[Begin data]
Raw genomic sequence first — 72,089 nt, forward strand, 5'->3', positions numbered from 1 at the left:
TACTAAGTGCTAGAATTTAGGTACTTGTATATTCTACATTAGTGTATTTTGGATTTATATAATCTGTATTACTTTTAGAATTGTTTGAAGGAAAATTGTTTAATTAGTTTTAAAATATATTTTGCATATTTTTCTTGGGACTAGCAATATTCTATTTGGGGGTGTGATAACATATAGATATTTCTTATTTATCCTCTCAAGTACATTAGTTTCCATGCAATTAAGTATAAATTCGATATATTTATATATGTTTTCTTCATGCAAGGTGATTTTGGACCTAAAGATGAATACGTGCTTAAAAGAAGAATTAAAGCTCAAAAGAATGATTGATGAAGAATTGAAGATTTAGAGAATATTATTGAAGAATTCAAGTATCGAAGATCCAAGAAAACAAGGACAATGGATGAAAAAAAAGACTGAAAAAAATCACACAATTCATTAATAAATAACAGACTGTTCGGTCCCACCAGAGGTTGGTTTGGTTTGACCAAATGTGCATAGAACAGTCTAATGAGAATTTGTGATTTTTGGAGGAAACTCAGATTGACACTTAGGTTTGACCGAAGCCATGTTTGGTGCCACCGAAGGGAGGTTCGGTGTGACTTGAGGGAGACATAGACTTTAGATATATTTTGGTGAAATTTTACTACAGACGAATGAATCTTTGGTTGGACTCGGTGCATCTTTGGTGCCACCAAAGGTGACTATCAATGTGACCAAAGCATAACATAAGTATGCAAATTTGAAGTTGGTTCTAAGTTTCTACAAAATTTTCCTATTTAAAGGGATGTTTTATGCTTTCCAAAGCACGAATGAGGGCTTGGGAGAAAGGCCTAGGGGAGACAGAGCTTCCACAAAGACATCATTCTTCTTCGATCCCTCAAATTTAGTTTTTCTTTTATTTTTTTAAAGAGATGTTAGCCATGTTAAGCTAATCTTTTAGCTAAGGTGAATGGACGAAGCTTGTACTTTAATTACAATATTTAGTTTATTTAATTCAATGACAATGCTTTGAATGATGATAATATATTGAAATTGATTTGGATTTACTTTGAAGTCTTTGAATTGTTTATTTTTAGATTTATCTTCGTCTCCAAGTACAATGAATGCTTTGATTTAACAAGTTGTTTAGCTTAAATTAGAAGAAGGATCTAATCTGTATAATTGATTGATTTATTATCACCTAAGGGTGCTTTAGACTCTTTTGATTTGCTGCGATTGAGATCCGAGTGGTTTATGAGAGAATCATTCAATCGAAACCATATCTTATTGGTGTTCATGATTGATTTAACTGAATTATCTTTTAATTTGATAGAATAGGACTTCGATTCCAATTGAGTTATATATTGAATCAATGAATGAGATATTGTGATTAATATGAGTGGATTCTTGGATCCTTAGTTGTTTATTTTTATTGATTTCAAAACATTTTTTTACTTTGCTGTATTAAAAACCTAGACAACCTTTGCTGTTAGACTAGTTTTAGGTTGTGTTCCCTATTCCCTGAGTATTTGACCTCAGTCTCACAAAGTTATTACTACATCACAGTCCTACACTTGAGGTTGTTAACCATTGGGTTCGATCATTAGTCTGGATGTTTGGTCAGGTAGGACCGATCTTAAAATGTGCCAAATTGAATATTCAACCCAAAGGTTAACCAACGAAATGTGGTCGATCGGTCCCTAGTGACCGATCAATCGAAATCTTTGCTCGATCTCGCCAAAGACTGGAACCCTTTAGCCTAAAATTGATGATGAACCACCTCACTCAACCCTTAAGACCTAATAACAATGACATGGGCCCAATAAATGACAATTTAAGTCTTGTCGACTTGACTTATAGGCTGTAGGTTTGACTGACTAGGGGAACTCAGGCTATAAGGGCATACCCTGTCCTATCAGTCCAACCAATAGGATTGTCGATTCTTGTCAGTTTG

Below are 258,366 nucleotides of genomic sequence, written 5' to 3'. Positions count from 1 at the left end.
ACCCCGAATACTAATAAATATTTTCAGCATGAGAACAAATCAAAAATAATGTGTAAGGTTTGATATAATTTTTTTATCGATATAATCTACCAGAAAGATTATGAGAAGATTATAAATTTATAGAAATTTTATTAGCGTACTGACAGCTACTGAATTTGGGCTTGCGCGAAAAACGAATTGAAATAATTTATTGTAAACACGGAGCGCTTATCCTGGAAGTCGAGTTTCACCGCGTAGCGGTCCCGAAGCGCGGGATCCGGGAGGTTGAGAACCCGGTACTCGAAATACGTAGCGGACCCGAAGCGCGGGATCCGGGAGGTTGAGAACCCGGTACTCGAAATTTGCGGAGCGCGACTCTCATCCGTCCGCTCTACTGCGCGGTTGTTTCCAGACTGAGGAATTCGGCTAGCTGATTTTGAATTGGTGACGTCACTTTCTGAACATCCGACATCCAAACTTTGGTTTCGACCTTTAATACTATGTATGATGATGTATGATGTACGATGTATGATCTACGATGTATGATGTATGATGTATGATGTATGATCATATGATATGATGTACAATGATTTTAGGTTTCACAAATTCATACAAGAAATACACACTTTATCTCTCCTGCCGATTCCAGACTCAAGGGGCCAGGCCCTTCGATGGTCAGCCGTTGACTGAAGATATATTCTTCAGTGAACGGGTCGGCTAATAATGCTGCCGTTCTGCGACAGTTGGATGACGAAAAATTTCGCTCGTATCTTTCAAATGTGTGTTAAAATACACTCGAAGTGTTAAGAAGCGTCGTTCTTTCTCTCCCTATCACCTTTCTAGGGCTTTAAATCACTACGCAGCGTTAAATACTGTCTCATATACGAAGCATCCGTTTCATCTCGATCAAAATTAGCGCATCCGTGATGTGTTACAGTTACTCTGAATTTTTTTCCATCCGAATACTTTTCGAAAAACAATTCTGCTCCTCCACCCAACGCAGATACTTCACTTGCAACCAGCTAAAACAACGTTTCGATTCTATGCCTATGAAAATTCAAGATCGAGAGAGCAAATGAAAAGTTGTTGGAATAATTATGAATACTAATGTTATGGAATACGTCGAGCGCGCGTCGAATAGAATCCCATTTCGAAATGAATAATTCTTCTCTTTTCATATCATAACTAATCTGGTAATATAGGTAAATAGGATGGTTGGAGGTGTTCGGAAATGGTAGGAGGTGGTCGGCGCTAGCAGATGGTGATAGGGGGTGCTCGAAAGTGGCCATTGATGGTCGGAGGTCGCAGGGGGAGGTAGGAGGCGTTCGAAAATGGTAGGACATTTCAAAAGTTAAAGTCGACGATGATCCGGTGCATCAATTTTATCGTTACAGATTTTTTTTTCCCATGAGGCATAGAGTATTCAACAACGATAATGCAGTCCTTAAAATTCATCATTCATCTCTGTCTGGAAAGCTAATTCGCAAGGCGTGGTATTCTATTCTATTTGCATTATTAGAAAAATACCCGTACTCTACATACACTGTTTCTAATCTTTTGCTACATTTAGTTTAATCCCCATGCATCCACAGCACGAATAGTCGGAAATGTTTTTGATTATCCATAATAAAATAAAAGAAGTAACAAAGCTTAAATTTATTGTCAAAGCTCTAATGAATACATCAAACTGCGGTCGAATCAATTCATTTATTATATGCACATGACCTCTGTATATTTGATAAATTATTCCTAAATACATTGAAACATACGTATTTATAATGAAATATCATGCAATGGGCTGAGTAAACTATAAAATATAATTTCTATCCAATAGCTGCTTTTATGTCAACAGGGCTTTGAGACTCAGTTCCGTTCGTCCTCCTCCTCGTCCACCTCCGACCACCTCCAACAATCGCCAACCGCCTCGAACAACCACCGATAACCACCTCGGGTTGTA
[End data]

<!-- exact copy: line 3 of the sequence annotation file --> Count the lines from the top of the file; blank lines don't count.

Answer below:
Below are 258,366 nucleotides of genomic sequence, written 5' to 3'. Positions count from 1 at the left end.